Saturday, February 17, 2007

Captain Alatriste, pt. 1

by Arturo Perez-Reverte
pgs. 1-70

I haven't read a good action novel in a while. A few days ago I decided I wanted to read something that would send a rush of blood through my veins and make my lungs burn as I held my breath. Because Jack reacher never fails to leave me with an anxious heartbeat, I thought I would be best served by picking up Lee Child's The Hard Way. But as I browsed my shelf, attempting to make a decision, Captain Alatriste kept whispering my name. So, I drew it out, stuck a bookmark in it and hoped I wasn't making a decision I would regret. I offer my assurances, here and now, I don't.

"Cling, clang; greetings and godspeed," will be a good way, I think, to summarize Arturo Perez-Reverte's Captain Alatriste. It's dark, it's dangerous, and it's full of cloaked characters engaged in swordplay. Yet, to call this book a swashbuckler would be a vast understatement. It is set in seventeenth-century Spain and it does involve swordplay but "swashbuckler" - at least in my understanding of the term - in no way hints at the creepy suspense or the dark shadows, the damp streets, and the shadowy characters that populate well-written Spanish historical adventure novels. "Swashbuckling" is too cheery a term to apply to something written in the same vein as the dark and dangerous Alexandre Dumas stories, Count of Monte Cristo or The Three Musketeers, which are nothing like their various romanticized Hollywood treatments.

Atmosphere, including the characters, is everything in a novel such as this and Perez-Reverte does it brilliantly: "In one corner of the room stood a man muffled in a black cape; a wide-brimmed hat of the same color covered his head...The only signs of life visible between the cape and the hat were dark, gleaming eyes, which the candlelight picked out among the shadows, lending their owner and menacing and ghostly air." Doesn't a passage like that just make you sigh with unadulterated pleasure?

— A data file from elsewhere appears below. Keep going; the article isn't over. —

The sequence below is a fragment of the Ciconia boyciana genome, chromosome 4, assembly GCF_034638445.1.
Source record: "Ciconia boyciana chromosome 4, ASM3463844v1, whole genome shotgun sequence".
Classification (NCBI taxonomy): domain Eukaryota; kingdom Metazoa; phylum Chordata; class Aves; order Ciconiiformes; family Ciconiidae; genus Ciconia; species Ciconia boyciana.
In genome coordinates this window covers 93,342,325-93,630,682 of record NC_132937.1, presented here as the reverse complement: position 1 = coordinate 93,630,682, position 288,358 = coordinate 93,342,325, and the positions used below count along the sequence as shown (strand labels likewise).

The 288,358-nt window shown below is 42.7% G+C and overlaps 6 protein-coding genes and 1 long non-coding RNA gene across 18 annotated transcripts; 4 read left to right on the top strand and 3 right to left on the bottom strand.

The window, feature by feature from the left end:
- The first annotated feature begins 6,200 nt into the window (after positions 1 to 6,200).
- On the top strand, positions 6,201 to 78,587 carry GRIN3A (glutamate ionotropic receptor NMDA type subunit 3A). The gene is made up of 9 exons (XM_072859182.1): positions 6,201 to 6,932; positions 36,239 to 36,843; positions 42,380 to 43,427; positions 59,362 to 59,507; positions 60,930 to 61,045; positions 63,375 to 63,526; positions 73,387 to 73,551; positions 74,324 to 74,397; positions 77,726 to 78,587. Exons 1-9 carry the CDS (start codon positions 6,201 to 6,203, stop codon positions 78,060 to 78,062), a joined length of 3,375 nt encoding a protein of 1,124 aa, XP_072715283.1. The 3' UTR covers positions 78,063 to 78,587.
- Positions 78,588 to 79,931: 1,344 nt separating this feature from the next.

And oh! It reads like a serial. Like most modern readers I suspect, I tend to sneer at obvious page-turner attempts. It can turn reading into an exercise akin to watching soap operas and I hate soap operas. But Perez-Reverte is a skilled enough writer to know that, by including sentences at the end of the chapter - sentences you know that, in an earlier day and age would have been followed by the words "To be continued" - adds to the atmosphere and further entrenches the reader into seventeenth century Spain. And it's hard not to love a chapter that ends with: "And I was left standing in the middle of the street, enslaved by love, watching that girl who to me was a blonde angel. Poor fool that I was, oblivious of the fact that I had just met my sweetest, most dangerous, and mortal enemy."

Luckily for me, I'm not a seventeenth-century reader and Captain Alatriste isn't an actual serial but a novel. That's one of the many wonders of this modern day and age - instant gratification.